Team Communication in Hospitals
And Why Chiefy is Not ‘Slack for Surgery’
This week I attended a fascinating webinar where a hospital executive described the implementation journey of a HIPAA-compliant chat tool in the hospital. In the age of Slack and WhatApp it’s a bit crazy that you need a 45 minutes’ webinar to explain the benefits of connecting groups of professionals through an asynchronous communication tool. But in healthcare, it’s the first harbingers of disruption.
A few interesting points:
Communication must be cross-functional
One of the lessons learned from the hospital’s experience was that cross-functional communication is critical. A chat tool in a hospital is not just ‘doctors talking to doctors’. There are thousands of employees that touch patients and need to be connected in order to provide the best care.
Communication needs to have a context
The hospital started the chat tool implementation with “let’s make this tool available to everyone in the hospital so they can communicate”. It took some time to realize that professionals needed context to communicate effectively. When the hospital finally implemented communication groups for specific use cases they started feeling the impact. They achieved good results when they created special teams for covid response, for infection control, for discussing patients that have stayed in the hospital for too long.
Culture changes first, quality KPIs follow
When asked “how do you measure quality improvement when implementing a communication tool?”, the suprising answer was that it was taken for granted that when professionals communicate, quality improvement will follow. The KPIs used were the monthly number of users and number of chat messages.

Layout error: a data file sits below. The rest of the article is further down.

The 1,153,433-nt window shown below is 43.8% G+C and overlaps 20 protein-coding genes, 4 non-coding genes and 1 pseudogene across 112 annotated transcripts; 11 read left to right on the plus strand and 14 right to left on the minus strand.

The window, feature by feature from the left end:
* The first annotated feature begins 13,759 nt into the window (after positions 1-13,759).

Communication needs to be easy
The hospital increased participation significantly when they decided to let all employees use the chat tool on their own phones — instead of mandating separate hospital-owned devices. This is an important trend in hospital tools.
Ad-hoc and workflow-specific communication
Chat tools are great for facilitating ad-hoc communication. But chat tools are generic — they aren’t suitable for workflow management.
Imagine a company that tries to use Slack or Microsoft Teams to digitize their product development workflow. Cross-functional team communication is a must. They need chat tools. But no one would try to manage their product development workflow with chat tools. Chat tools are obviously complementary to software that provides context and structure and is built for the job — like Monday.com or Jira.
The same has to happen in the hospital. Health workers need tools that are built for the job. Tools that augment their skills and make it easier for them to do their jobs with their cross-functional teams. Tools that they choose.
Is Chiefy ‘Slack for surgery’?
No. Chiefy is more like Monday.com for surgery. We built it for health workers in the perioperative workflow (i.e. pre-surgery to post-surgery). If you want to learn more on how it’s different than — and complementary to — a general chat tool like EpicChat, TigerConnect or WhatsApp, check out this comparison table.
💗 Teamwork geeks and transparent communcators?